Financial advisor Ladd departs

Financial advisor Ladd departs

Elected UUA term ends.


As Larry Ladd prepares to step down from one of the UUA's most powerful, unusual, and least understood positions—"The bulk of what I do," he says, "is prevent bad things from happening"—he looks back on a lot of good things that have happened.

At General Assembly in June, Ladd will complete two four-year terms as financial advisor, the Association's third-ranking elected position after the president and moderator. The financial advisor, a volunteer, is elected to an at-large Board seat with the special responsibility to provide "an independent and expert evaluation of financial issues and the fiscal health of the UUA,"; as Ladd explains it on the financial advisor's section of the UUA Web site. The advisor is a voting member of the Board of Trustees and its Executive Committee, and its Administrative, Organizational, and Personnel committee; in addition, the advisor serves as a member of several UUA bodies: the Investment Committee, the Compensation Benefits and Pension Committee, and the Congregational Properties and Loan Commission.

Here are some of the good things Ladd has noted:

Socially responsible investing: The Association's long commitment was given new life through a shareholder activism initiative. "If we show up at an annual meeting, and we hold shares, and push for changes in employment practices or environmental practices, they often actually change,"; Ladd says. "This can really have an impact.";

Church staff compensation: After a slow start, he says, the UUA's effort to elevate compensation standards for clergy, religious education directors, administrators, and other church staff has made great progress.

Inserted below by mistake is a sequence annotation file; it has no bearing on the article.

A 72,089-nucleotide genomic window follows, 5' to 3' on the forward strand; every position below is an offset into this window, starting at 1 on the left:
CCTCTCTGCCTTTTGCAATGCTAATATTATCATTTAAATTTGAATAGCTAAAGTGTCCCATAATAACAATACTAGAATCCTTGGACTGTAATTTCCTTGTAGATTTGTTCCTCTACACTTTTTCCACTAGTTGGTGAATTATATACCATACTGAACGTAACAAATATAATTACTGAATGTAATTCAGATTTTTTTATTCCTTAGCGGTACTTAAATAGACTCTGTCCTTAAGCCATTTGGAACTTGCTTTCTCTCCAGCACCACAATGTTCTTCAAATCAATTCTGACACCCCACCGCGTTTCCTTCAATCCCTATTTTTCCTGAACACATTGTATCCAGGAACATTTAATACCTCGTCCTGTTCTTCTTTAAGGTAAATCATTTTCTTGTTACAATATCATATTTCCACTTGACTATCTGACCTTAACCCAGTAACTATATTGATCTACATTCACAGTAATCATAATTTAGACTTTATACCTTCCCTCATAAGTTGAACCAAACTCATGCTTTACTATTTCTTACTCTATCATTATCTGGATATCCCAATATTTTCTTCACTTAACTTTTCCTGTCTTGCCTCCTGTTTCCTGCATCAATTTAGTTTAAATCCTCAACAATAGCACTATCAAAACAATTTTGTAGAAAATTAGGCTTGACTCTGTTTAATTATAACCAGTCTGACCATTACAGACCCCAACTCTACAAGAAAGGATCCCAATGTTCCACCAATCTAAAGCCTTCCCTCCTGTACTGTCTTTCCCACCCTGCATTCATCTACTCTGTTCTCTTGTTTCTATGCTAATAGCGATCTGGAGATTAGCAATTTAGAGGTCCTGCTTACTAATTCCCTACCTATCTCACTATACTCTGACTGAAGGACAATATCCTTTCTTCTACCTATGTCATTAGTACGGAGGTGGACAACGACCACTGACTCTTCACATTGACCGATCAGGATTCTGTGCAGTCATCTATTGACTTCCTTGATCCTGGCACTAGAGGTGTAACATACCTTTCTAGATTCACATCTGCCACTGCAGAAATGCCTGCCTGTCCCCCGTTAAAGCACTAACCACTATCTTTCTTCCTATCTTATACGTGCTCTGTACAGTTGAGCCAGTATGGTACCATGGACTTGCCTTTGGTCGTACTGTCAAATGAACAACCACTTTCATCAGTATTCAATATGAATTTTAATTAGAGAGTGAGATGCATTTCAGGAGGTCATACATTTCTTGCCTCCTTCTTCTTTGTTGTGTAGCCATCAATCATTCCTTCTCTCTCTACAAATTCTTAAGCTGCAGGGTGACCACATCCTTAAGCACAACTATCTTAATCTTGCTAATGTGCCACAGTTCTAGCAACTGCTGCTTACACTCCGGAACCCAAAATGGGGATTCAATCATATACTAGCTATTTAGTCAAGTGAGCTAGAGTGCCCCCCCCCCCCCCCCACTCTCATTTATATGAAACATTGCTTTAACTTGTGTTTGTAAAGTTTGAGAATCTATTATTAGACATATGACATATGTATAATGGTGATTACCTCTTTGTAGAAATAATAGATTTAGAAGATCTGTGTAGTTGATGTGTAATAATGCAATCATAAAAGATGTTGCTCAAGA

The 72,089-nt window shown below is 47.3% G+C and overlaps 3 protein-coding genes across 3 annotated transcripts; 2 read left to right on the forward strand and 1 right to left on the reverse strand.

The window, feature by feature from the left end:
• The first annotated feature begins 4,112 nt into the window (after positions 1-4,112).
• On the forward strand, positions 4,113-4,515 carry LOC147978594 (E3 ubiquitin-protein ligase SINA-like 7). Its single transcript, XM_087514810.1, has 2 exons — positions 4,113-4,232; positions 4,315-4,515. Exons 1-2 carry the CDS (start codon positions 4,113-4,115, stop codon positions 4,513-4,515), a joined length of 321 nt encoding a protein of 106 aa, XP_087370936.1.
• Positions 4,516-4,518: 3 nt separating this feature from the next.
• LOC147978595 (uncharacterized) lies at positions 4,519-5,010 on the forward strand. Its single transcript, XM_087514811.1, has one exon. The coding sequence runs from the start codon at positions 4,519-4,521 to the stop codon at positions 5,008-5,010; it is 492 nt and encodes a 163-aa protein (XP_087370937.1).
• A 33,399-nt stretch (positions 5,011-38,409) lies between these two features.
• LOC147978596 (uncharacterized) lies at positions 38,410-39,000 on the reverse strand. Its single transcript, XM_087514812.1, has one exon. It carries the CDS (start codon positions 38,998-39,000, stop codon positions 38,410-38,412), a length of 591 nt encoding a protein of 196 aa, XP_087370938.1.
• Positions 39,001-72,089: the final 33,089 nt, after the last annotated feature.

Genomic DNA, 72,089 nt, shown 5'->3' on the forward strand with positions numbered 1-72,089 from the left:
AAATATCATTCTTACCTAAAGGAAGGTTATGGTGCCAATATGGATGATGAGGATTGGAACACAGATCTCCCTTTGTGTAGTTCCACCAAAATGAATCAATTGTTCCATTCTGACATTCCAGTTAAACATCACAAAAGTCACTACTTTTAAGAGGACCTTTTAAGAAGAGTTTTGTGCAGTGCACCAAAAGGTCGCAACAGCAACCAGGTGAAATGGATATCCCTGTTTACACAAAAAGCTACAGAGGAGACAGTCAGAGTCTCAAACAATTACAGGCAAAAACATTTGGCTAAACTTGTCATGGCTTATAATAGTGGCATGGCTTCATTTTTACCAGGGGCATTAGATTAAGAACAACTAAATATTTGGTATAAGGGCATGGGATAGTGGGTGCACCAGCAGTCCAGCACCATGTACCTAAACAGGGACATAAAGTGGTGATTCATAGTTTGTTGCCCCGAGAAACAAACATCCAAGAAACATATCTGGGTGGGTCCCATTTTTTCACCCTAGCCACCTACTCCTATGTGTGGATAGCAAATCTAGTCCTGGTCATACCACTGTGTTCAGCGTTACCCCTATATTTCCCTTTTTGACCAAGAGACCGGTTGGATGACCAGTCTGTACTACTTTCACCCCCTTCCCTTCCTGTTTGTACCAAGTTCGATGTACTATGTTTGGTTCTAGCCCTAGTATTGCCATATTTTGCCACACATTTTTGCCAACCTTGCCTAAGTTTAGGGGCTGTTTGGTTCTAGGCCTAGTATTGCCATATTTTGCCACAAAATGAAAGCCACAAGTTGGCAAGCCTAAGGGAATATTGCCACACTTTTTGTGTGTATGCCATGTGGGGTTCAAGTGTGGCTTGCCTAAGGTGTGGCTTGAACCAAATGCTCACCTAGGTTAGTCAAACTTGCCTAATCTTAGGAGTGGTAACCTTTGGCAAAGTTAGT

Endowment performance: About 40 percent of the UUA's revenue comes from earnings from its endowment, so how it is invested is crucial. After returns took a dip compared with other endowments, asset allocation policy and investment advisors were changed. "I think our endowment is in very good shape at the moment,"; he says.

Audit Committee: This new board-appointed committee hires and monitors the UUA's external auditors. "Now there's more than just one person, the financial advisor, monitoring financial behavior,"; Ladd says approvingly. "They offer perspective that no one in my role would have in total.";

Ladd, 55, is the fifth financial advisor since the position was created in 1967. He is national director of higher education practice for Grant Thornton, a global tax, accounting, and business advisory firm, and has long experience in nonprofit financial management. Dan Brody of Newton Highlands, Massachusetts, is running unopposed to succeed Ladd; an election will be held at GA.

"The role of financial advisor is unique in my experience of for-profit and not-for-profit organizations,"; says UUA President William G. Sinkford. "It epitomizes our collective distrust of authority. I will miss Larry's sense of history and easy humor. We've lived through some difficult financial times. Our respect for one another made even these difficult times a pleasure."